This week at GDC, virtual reality was on the forefront of everyone’s minds as SVVR and SFVR veterans took to the Expo floor and companies large and small began showcasing their forays into the VR and AR space. The promising demos of the week, though, weren’t limited to HTC and Valve with their Vive headset, despite many claims that it’s the ‘Oculus Killer’ we’ve all been waiting for – for me, the most impressive demo was Fove, a hardware headset that has managed to capture everything that we know about gaze-tracking input for virtual worlds in a sleek, Oculus-styled headset.
Fove, one of many virtual reality headsets that have emerged over the past several months, holds in own in what several tech news sites have declared an “over saturated” HMD market. Lochlainn Wilson, the CTO of Fove, showcased the device at an SVVR meetup back in January, and I had a chance to give it a try myself at the GDC VR Mixer this week. If you couldn’t already tell? It was probably one of the coolest things I’ve ever used.
There is little that compares to the feeling of being straight out of an X-Men comic book like being able to shoot lasers out of your eyes, which is exactly what the Fove showcases in their short demo. The game, which follows a short calibration exercise where cameras placed around the headset lenses track your view of green dots placed around the screen, turns the player into a Cyclops-like superhero as you shoot down floating robots while under fire from them. While virtual reality technology never ceases to amaze me, this in particular struck me as being a game-changer in an ecosystem that is filling up rapidly with futuristic, sci-fi hardware and waiting on software to catch up. It seems like every week, a new company throws their own HMD into the mix, but Fove is already positioned to take on a leading spot in the race that is AR/VR tech.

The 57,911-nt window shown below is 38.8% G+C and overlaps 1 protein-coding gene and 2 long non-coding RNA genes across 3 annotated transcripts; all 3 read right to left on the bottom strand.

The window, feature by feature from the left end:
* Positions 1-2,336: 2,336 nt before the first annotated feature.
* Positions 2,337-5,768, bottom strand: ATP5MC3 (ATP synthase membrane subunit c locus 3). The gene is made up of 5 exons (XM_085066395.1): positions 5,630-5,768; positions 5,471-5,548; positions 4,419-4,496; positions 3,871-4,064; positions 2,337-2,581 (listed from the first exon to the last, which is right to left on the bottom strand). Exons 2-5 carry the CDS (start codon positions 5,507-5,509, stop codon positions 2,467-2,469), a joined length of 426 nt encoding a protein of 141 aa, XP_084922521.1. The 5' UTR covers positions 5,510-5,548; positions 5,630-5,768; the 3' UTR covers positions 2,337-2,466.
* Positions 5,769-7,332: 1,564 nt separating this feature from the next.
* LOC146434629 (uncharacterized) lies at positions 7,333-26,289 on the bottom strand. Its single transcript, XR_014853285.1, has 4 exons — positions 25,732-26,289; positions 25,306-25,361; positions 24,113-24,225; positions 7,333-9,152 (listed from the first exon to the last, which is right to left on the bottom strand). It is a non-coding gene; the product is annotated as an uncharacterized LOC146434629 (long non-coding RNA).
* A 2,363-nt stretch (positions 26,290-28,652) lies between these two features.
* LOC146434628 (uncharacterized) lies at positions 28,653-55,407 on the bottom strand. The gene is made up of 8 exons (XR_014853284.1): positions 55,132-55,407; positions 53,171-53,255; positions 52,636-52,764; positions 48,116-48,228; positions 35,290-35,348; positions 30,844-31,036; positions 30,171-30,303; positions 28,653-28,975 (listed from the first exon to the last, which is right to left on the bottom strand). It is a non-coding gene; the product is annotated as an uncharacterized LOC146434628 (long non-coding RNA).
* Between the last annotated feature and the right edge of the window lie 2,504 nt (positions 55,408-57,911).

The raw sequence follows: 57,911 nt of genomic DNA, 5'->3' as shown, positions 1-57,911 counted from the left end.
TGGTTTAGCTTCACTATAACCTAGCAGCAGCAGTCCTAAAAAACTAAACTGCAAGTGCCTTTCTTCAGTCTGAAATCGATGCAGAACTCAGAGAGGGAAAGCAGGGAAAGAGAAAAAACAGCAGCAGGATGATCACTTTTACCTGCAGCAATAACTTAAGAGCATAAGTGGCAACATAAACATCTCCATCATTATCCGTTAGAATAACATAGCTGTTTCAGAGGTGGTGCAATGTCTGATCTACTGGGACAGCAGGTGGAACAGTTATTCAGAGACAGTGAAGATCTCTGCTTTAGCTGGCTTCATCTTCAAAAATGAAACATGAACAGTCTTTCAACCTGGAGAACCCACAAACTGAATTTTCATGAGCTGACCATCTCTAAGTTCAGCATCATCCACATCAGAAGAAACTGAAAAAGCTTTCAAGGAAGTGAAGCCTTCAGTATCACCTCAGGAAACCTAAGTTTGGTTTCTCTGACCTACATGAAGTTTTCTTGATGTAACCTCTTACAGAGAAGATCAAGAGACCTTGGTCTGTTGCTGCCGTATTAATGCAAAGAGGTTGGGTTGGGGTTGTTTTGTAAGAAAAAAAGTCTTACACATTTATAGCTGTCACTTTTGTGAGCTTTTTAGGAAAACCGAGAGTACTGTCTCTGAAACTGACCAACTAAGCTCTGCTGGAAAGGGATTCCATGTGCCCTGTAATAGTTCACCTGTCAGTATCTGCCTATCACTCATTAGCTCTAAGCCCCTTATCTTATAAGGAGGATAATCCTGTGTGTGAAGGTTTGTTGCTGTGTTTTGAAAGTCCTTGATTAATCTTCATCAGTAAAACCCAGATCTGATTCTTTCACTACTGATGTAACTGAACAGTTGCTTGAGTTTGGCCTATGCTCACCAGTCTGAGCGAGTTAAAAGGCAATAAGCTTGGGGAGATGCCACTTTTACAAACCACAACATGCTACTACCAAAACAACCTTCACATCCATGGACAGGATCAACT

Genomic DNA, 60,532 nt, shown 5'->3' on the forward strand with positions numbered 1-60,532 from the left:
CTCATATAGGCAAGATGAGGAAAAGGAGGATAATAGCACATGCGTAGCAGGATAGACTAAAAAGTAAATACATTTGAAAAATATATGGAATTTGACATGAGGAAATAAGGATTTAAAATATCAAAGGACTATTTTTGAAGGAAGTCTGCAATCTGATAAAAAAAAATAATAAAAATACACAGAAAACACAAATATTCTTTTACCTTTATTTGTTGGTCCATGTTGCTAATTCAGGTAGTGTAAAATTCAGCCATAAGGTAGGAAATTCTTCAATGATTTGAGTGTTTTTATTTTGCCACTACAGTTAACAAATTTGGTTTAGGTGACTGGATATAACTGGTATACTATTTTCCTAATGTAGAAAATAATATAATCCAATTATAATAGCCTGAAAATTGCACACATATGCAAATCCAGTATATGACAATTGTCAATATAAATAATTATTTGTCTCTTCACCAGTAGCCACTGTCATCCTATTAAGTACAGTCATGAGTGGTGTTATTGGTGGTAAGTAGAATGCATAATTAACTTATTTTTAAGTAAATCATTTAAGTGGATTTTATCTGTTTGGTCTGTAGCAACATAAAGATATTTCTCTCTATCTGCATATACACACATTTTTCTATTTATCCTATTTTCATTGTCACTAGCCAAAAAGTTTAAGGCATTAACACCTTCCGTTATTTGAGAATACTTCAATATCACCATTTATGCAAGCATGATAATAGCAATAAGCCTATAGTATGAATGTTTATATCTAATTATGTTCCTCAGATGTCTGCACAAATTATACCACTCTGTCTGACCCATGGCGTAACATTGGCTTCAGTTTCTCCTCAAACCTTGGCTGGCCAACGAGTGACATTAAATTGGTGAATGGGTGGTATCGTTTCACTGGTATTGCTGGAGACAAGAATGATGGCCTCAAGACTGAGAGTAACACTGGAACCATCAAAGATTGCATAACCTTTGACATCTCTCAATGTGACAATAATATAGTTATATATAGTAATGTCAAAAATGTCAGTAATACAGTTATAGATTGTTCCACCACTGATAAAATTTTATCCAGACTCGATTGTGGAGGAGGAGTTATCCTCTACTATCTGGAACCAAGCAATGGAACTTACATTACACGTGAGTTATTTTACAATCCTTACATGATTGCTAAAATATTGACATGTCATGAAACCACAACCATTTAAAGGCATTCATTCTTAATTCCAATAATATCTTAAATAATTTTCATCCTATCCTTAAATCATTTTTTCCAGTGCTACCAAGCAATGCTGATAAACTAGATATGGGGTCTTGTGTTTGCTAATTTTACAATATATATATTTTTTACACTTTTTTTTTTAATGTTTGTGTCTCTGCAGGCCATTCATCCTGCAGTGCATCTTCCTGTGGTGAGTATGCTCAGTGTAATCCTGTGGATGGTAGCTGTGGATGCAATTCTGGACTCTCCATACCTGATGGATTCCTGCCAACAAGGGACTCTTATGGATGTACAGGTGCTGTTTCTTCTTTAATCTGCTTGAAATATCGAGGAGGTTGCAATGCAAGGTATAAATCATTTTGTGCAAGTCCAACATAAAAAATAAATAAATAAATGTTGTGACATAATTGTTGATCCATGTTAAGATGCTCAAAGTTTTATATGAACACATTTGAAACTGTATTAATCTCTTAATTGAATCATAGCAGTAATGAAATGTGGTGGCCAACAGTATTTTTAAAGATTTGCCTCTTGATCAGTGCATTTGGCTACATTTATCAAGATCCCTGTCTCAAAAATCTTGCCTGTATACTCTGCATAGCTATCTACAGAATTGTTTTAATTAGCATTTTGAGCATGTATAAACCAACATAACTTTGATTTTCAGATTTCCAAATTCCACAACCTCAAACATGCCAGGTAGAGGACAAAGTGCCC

When I put the headset on, at first, it didn’t feel significantly different from a Gear VR or Oculus – although this one is a bit larger, the material that the Fove is made of is lighter weight, so the overall comfort was about the same. The calibration stage is quick and accurate – I blinked during one of mine, so the experience was off slightly, but I watched a few others go through the process and saw how accurate it was when calibrated properly (even with my blinking, I had an incredibly good experience playing the demo). During the SVVR demonstration, Wilson had showed off typing on a keyboard using the eye tracking input, and had been able to use the keyboard rendered on screen in front of him with perfect accuracy. This headset is just that good.
Like most HMDs being announced, although there isn’t a set date for release, Fove announced at SVVR that there would be a Kickstarter coming up sometime in the mid-to-late spring of this year. Despite the supposed over-saturation of the HMD market, Fove is definitely one high up on the list of companies to watch, especially given the range of accessibility that a successful VR headset with concise eye-tracking enables.